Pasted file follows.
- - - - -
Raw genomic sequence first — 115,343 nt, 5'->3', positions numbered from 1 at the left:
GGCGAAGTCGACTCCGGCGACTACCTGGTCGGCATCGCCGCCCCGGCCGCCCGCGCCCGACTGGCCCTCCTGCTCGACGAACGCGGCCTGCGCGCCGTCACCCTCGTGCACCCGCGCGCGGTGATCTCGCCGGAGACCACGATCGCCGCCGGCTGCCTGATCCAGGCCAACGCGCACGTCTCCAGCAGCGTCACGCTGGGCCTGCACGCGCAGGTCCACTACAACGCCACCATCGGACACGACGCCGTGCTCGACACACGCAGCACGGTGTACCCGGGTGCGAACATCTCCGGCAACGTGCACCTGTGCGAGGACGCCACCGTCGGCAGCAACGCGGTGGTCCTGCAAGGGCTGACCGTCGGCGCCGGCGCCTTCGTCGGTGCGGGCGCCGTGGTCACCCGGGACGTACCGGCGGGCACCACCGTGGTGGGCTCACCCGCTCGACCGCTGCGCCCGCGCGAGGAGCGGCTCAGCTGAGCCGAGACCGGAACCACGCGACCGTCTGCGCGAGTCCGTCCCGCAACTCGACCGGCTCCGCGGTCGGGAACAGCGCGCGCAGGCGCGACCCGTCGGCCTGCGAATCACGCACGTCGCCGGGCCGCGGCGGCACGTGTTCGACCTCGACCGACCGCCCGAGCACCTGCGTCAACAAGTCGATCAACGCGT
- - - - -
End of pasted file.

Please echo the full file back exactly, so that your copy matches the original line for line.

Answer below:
Raw genomic sequence first — 115,343 nt, 5'->3', positions numbered from 1 at the left:
GGCGAAGTCGACTCCGGCGACTACCTGGTCGGCATCGCCGCCCCGGCCGCCCGCGCCCGACTGGCCCTCCTGCTCGACGAACGCGGCCTGCGCGCCGTCACCCTCGTGCACCCGCGCGCGGTGATCTCGCCGGAGACCACGATCGCCGCCGGCTGCCTGATCCAGGCCAACGCGCACGTCTCCAGCAGCGTCACGCTGGGCCTGCACGCGCAGGTCCACTACAACGCCACCATCGGACACGACGCCGTGCTCGACACACGCAGCACGGTGTACCCGGGTGCGAACATCTCCGGCAACGTGCACCTGTGCGAGGACGCCACCGTCGGCAGCAACGCGGTGGTCCTGCAAGGGCTGACCGTCGGCGCCGGCGCCTTCGTCGGTGCGGGCGCCGTGGTCACCCGGGACGTACCGGCGGGCACCACCGTGGTGGGCTCACCCGCTCGACCGCTGCGCCCGCGCGAGGAGCGGCTCAGCTGAGCCGAGACCGGAACCACGCGACCGTCTGCGCGAGTCCGTCCCGCAACTCGACCGGCTCCGCGGTCGGGAACAGCGCGCGCAGGCGCGACCCGTCGGCCTGCGAATCACGCACGTCGCCGGGCCGCGGCGGCACGTGTTCGACCTCGACCGACCGCCCGAGCACCTGCGTCAACAAGTCGATCAACGCGT